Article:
10 Works

Data from: Evolutionary hotspots in the Mojave Desert

Amy G. Vandergast, Richard D. Inman, Kelly R. Barr, Kenneth E. Nussear, Todd C. Esque, Stacie A. Hathaway, Dustin A. Wood, Philip A. Medica, Jesse W. Breinholt, Catherine L. Stephen, Andrew D. Gottscho, Sharyn B. Marks, W. Bryan Jennings, Robert N. Fisher, Jesse Breinholt, Andrew Gottscho, Sharyn Marks, W. Jennings, Amy Vandergast, Richard Inman, Kelly Barr, Kenneth Nussear, Todd Esque, Stacie Hathaway, Dustin Wood … & Catherine Stephen
Genetic diversity within species provides the raw material for adaptation and evolution. Just as regions of high species diversity are conservation targets, identifying regions containing high genetic diversity and divergence within and among populations may be important to protect future evolutionary potential. When multiple co-distributed species show spatial overlap in high genetic diversity and divergence, these regions can be considered evolutionary hotspots. We mapped spatial population genetic structure for 17 animal species across the Mojave...

Data from: The population history of endogenous retroviruses in mule deer (Odocoileus hemionus)

Pauline L. Kamath, Daniel Elleder, Le Bao, Paul C. Cross, John H. Powell & Mary Poss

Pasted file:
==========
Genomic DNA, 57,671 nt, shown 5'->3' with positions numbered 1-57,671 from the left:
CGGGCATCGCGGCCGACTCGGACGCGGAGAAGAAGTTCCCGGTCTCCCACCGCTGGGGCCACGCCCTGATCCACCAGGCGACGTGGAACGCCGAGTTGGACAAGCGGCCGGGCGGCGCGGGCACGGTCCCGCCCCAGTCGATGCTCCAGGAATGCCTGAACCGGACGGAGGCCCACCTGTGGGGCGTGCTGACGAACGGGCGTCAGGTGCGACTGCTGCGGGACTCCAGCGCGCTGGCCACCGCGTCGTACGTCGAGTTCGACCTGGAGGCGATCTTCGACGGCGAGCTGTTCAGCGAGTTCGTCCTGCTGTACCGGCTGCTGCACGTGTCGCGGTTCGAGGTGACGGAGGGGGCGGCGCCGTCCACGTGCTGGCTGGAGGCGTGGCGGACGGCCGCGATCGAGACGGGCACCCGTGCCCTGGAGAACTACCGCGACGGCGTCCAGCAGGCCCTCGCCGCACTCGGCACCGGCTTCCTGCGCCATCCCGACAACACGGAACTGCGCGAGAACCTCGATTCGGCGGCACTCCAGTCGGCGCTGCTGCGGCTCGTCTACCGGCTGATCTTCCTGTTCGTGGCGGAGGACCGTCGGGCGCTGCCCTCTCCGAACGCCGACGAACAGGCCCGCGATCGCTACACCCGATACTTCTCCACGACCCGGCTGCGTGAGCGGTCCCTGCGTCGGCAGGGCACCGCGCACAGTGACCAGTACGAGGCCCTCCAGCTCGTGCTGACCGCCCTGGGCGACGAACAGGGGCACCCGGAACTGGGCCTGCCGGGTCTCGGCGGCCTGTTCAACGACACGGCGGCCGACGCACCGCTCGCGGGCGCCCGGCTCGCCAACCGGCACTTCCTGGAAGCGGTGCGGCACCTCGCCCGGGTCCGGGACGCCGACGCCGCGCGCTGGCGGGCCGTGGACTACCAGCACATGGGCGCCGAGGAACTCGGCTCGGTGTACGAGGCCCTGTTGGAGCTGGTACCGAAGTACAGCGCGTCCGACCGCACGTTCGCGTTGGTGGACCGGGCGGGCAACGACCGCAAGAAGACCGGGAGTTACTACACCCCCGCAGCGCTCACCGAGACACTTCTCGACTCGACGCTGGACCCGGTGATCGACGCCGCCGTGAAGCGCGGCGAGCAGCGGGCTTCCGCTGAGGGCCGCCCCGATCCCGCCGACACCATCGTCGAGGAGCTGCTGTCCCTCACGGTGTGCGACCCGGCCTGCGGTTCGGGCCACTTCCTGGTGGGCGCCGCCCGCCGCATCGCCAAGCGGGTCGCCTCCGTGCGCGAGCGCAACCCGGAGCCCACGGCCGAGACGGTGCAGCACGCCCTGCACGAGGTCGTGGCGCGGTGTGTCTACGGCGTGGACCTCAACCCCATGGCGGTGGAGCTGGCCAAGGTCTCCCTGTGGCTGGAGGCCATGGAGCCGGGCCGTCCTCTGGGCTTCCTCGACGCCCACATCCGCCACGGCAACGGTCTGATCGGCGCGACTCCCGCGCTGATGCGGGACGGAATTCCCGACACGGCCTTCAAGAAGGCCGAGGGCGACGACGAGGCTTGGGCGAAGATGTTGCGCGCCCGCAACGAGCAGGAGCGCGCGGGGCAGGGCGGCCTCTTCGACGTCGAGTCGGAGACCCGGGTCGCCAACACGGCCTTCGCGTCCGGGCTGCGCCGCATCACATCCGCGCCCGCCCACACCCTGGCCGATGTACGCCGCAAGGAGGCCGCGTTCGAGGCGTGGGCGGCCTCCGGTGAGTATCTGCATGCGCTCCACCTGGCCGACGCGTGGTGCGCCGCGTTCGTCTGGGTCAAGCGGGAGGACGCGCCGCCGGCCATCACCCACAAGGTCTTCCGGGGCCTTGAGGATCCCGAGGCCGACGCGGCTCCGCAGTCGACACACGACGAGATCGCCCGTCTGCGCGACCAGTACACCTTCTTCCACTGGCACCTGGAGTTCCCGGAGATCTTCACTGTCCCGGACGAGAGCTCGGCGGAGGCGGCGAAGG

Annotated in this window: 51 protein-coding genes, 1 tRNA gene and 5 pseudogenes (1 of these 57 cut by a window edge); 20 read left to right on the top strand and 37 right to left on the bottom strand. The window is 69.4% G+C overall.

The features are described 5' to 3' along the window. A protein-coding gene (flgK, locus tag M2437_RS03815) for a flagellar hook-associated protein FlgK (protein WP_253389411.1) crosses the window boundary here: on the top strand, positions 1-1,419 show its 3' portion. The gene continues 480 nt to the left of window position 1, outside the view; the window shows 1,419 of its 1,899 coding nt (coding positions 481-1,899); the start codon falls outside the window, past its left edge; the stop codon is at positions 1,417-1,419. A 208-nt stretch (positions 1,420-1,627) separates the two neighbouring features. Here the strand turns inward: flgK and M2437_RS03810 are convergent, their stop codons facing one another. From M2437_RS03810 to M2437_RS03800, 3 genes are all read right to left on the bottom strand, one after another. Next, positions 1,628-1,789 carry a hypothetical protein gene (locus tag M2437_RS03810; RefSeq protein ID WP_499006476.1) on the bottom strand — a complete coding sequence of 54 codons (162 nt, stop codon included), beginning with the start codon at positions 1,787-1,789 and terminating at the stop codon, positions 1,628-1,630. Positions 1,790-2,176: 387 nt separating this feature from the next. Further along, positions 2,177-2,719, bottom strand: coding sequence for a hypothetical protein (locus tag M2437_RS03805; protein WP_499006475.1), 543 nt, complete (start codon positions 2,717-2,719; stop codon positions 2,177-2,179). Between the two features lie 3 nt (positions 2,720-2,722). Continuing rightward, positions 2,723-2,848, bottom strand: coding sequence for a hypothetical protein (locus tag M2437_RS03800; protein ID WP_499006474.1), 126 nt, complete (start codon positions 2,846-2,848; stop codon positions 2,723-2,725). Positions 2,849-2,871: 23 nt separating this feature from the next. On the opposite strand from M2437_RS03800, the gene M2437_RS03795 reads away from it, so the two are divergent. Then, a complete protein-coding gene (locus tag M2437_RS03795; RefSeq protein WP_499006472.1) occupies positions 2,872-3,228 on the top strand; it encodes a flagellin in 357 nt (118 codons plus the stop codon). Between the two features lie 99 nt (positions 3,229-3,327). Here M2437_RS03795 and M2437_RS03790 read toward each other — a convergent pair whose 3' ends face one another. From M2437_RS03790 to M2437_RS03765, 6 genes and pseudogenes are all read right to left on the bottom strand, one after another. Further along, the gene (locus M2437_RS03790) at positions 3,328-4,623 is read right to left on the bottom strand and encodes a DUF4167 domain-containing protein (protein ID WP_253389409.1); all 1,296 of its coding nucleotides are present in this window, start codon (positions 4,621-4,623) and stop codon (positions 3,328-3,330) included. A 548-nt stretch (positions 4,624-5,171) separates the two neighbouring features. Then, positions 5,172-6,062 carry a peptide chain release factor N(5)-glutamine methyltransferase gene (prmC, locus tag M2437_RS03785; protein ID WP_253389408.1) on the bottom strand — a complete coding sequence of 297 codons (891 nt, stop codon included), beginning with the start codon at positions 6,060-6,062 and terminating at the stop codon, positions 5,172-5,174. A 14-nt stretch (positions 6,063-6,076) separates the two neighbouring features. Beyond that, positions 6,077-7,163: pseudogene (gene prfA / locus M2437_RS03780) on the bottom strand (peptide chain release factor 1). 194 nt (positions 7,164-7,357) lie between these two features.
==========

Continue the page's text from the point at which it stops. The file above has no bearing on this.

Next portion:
Mobile elements are powerful agents of genomic evolution and can be exceptionally informative markers for investigating species and population-level evolutionary history. While several studies have utilized retrotransposon-based insertional polymorphisms to resolve phylogenies, few population studies exist outside of humans. Endogenous retroviruses are LTR-retrotransposons derived from retroviruses that have become stably integrated in the host genome during past infections and transmitted vertically to subsequent generations. They offer valuable insight into host-virus co-evolution and a unique perspective...

Data from: Evolutionary dynamics of a rapidly receding southern range boundary in the threatened California Red-Legged Frog (Rana draytonii)

Jonathan Q. Richmond, Kelly R. Barr, Adam R. Backlin, Amy G. Vandergast & Robert N. Fisher
Populations forming the edge of a species range are often imperiled by isolation and low genetic diversity, with proximity to human population centers being a major determinant of edge stability in modern landscapes. Since the 1960s, the California red-legged frog (Rana draytonii) has undergone extensive declines in heavily urbanized southern California, where the range edge has rapidly contracted northward while shifting its cardinal orientation to an east-west trending axis. We studied the genetic structure and...

Data from: Factors influencing detection of eDNA from a stream-dwelling amphibian